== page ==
Pepik Henneman is co-director and co-founder of Mister Lion, an Amsterdam and Ghent based lab for societal change (Meneer de Leeuw), helpathon specialist and transition management expert. Pepik lectures at the Rotterdam University Erasmus Academie on transition management and social innovation.

After having graduated at the T.U. Delft (1996) Pepik began his career as a petroleum engineer at Shell International Exploration & Production BV. Taken by the concept of sustainability he developed the basis of his vision and practice at Schumacher College (MSc Holistic Science 2001). In 2000, Pepik founds Innovaders consultancy from which he advises organizations on sustainable business. In 2006 he became affiliated to the Dutch Research Institute for Transitions (DRIFT) at Rotterdam Erasmus University where he brings the concepts of transition management into practice. At Meneer de Leeuw, Pepik leads co-creation processes between local government, institutions and citizens on a broad range of societal issues across Europe. His work includes interventions and visionary publications on regional development, urban mobility, living streets, urban climate mitigation, energy saving, sustainable agriculture, youth employment, international cooperation, refugee shelter, social divide, elderly care and citizen participation and more recently animal free innovation and sustainable transitions in the construction sector.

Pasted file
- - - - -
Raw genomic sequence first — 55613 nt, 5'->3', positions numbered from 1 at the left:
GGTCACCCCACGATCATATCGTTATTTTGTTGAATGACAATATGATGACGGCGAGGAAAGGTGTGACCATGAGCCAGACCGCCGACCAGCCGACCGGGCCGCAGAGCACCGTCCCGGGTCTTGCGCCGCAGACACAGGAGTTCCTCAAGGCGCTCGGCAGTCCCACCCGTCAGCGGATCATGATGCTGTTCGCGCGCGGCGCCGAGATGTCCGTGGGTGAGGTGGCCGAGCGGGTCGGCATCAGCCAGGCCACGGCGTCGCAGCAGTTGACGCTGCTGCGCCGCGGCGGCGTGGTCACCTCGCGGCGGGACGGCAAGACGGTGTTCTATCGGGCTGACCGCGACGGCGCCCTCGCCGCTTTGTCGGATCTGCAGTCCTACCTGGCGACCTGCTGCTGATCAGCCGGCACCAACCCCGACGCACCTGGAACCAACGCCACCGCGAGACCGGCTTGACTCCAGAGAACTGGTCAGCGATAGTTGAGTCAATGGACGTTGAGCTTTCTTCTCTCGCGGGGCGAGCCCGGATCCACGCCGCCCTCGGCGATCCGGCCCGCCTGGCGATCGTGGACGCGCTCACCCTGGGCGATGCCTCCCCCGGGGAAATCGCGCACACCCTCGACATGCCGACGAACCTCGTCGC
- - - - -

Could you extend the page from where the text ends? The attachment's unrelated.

Pepik is the author of Frontrunners in action (Burgermeesterboek, van Gorcum 2012). Frontrunners in action describes a perspective on societal change and proposes a method for local sustainable innovation. ‘In our method we call up on officials of municipalities and departments to radically involve the frontrunners and pioneers to contribute to the development of their region. We call upon leaders of organizations and business to take on the role of regional change agents.’

Mister Lion is a social enterprise
Mister Lion is a social enterprise based in Ghent and Amsterdam, we have intervened in a wide range of societal transitions in Belgium, The Netherlands, France and various other EU countries. We have 15 years of experience in organizing coincidence. We enter into an open dialogue with people in an area, a sector or an organization. We immerse ourselves in each complex social system. Together with our stakeholders we explore new ways of doing, thinking and organizing – and try them out right away.

The way we work
Our clients see the urgency and the potential, our innovation networks explore the possibilities and we listen and look for openings. We follow the energy and discover new organizing ideas. We help our clients innovate and become more effective in accomplishing their societal mission. We ask for space and freedom to look afresh and find suitable ways to achieve results.

Animal Free Innovation